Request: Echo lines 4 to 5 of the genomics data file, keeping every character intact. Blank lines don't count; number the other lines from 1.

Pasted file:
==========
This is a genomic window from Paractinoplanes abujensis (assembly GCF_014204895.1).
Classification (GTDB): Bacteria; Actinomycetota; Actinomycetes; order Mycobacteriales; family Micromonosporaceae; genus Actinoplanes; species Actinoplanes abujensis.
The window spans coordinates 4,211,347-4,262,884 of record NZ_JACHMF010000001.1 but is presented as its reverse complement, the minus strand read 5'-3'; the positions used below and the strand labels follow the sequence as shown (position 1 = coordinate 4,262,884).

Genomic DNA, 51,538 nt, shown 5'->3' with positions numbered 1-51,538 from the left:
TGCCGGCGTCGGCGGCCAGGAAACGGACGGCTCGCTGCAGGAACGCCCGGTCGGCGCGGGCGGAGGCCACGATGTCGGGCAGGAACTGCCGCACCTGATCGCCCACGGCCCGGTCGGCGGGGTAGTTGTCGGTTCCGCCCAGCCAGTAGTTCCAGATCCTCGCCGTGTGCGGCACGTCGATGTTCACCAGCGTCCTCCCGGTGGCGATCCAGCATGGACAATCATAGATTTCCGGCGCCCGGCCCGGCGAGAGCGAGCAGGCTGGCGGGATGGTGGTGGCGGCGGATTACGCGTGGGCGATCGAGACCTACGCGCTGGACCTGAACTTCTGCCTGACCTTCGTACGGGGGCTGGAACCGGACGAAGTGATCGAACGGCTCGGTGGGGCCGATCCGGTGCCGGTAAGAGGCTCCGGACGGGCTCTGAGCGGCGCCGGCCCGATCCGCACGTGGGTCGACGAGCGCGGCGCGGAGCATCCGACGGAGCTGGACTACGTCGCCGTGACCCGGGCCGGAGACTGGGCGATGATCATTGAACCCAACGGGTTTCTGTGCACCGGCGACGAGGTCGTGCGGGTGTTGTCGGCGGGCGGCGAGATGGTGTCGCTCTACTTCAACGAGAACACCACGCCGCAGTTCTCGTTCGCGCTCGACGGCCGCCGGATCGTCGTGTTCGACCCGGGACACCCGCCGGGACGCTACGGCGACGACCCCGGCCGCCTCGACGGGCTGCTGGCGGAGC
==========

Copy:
Genomic DNA, 51,538 nt, shown 5'->3' with positions numbered 1-51,538 from the left:
TGCCGGCGTCGGCGGCCAGGAAACGGACGGCTCGCTGCAGGAACGCCCGGTCGGCGCGGGCGGAGGCCACGATGTCGGGCAGGAACTGCCGCACCTGATCGCCCACGGCCCGGTCGGCGGGGTAGTTGTCGGTTCCGCCCAGCCAGTAGTTCCAGATCCTCGCCGTGTGCGGCACGTCGATGTTCACCAGCGTCCTCCCGGTGGCGATCCAGCATGGACAATCATAGATTTCCGGCGCCCGGCCCGGCGAGAGCGAGCAGGCTGGCGGGATGGTGGTGGCGGCGGATTACGCGTGGGCGATCGAGACCTACGCGCTGGACCTGAACTTCTGCCTGACCTTCGTACGGGGGCTGGAACCGGACGAAGTGATCGAACGGCTCGGTGGGGCCGATCCGGTGCCGGTAAGAGGCTCCGGACGGGCTCTGAGCGGCGCCGGCCCGATCCGCACGTGGGTCGACGAGCGCGGCGCGGAGCATCCGACGGAGCTGGACTACGTCGCCGTGACCCGGGCCGGAGACTGGGCGATGATCATTGAACCCAACGGGTTTCTGTGCACCGGCGACGAGGTCGTGCGGGTGTTGTCGGCGGGCGGCGAGATGGTGTCGCTCTACTTCAACGAGAACACCACGCCGCAGTTCTCGTTCGCGCTCGACGGCCGCCGGATCGTCGTGTTCGACCCGGGACACCCGCCGGGACGCTACGGCGACGACCCCGGCCGCCTCGACGGGCTGCTGGCGGAGC